Steven Van Zandt Created The Character Of Silvio Long Before He Was Cast In The Sopranos

Before starring on HBO's hit prestige drama "The Sopranos," Steven Van Zandt's claim to fame was as a solo artist, hit songwriter, activist, and member of Bruce Springsteen's E Street Band. He scored the memorable role of the wingtip-wearing consigliere Silvio Dante on "The Sopranos" despite no acting experience. As advisor to crime boss Tony Soprano (James Gandolfini), Van Zandt's Dante is more than a wise guy caricature; Silvio is among the most level-headed members of Tony's crew, mediating meetings and executing orders but unafraid to tell his boss the truth (which Van Zandt compared to working with The Boss). In Brett Martin's "The Sopranos: The Complete Book," Van Zandt describes Tony's lifelong friend as "the only member of the family who was happy where he was" with few ambitions beyond those in his backstory – a background created by Van Zandt himself.

Co-stars Michael Imperioli and Steve Schirripa's comprehensive deep-dive book "Woke Up This Morning: The Definitive Oral History of The Sopranos" contains firsthand insights on the show from cast and crew, including Van Zandt. There, the multi-hyphenate reveals how he shaped Silvio Dante's bio:

"I wrote that biography. And I also figured if I can look in the mirror and see the guy, then I can be the guy. So I found out where John Gotti got his clothes made. I decided what he looked like, and the fact that he romanticized the earlier years in the mob, the forties and fifties, all that. And designed the hair to be more of a throwback, old-school, fifties hair. Those guys never did change their hair. I wasn't thinking about my age, so I had him growing up with Tony Soprano and they were best friends."

First, some context

Van Zandt's performance throughout the show's six seasons is especially magical when you consider that he had done a whole lot of singing, strumming, and songwriting, but hadn't acted a day in his life before stepping foot onto the set of "The Sopranos."

On episode 60 of The Talking Sopranos podcast, the Jersey activist recounts how he was cast in the series as the eventual result of his Rock and Roll Hall of Fame induction speech for Jersey rock band The Rascals. It's a gem of a speech in which he praises The Rascals as the first true rock band and downplays The Beatles as "some guys making noise" over in England at the time. You don't have to be a Rascals fan to feel the genuine appreciation emanating from Van Zandt:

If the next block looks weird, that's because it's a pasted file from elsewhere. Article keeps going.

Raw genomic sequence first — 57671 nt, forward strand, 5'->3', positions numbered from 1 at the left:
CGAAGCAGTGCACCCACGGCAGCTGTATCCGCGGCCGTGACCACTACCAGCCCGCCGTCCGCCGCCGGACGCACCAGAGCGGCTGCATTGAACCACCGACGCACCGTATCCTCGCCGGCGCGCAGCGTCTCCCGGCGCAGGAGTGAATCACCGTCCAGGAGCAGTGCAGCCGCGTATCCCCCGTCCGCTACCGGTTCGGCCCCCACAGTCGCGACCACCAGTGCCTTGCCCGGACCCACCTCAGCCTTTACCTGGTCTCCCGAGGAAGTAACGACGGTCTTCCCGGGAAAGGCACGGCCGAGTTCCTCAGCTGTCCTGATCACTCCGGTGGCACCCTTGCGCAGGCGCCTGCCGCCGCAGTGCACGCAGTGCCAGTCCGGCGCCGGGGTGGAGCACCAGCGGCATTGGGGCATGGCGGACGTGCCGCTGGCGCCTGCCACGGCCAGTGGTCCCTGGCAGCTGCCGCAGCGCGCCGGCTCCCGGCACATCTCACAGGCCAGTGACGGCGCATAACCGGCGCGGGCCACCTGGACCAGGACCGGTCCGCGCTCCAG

His delivery had the audience cackling and piqued the interest of Chase, who directed "Sopranos" casting directors Georgianne Walken and Sheila Jaffe to locate Van Zandt, which they did through his Rock and Roll Forever Foundation (a "School of Rock"-esque non-profit which creates arts-driven educational materials for K-12 classrooms) and invite him to come audition for the show.

Van Zandt raised a highly relevant issue: he wasn't an actor. Chase's prophetic response: "Yes you are an actor, you just don't know it yet." Van Zandt, Chase plotted, would be one of the new faces that would ground the series. He further tells the podcast hosts that he had read for, and was briefly cast as, Tony Soprano before HBO vetoed the decision with the argument that an experienced actor play the lead role. And thank goodness they did.

A bio and the birth of the Bada Bing!

In the book, Van Zandt further reveals that the backstory crafted for Silvio came from a pre-"Sopranos" treatment he had written, which he describes as a recalibrated version of one of the most celebrated classic films of all time. He tells Imperioli and Schirripa:

"I've finished the actual script, but at that point it was just a treatment of a retired hit man who opened a club. He was living in the past, with a Copacabana type of club set in contemporary times. But you walked into this club and you were back in the fifties; it had the big bands and the Jewish comics and the dancing girls."

The owner of this club even had the name Silvio Dante, and he was a picture-perfect progenitor of the stylish right-hand man of the DiMeo crime family, from the slicked-back hair down to the sovereign rings. Van Zandt reportedly brought the club concept to the "Sopranos" showrunner, who was into it until the budget cloud came to rain on the parade.

"Basically I was rewriting 'Casablanca.' A lot of things happened in the club. The five families had their tables, the police commissioner had his table, everybody had their table. And then Silvio Dante would be hired to do special jobs. He said, "Well, this is a great idea. I think this show could use a club." And then he comes back a couple of days later and says, 'We can't afford what you're talking about, but we'll make it a strip club.'"

There you have it. "The Godfather" may have popularized the phrase "bada bing," but you can thank Steven Van Zandt and David Chase for the shake joint, the place of one of the best musical moments of the series.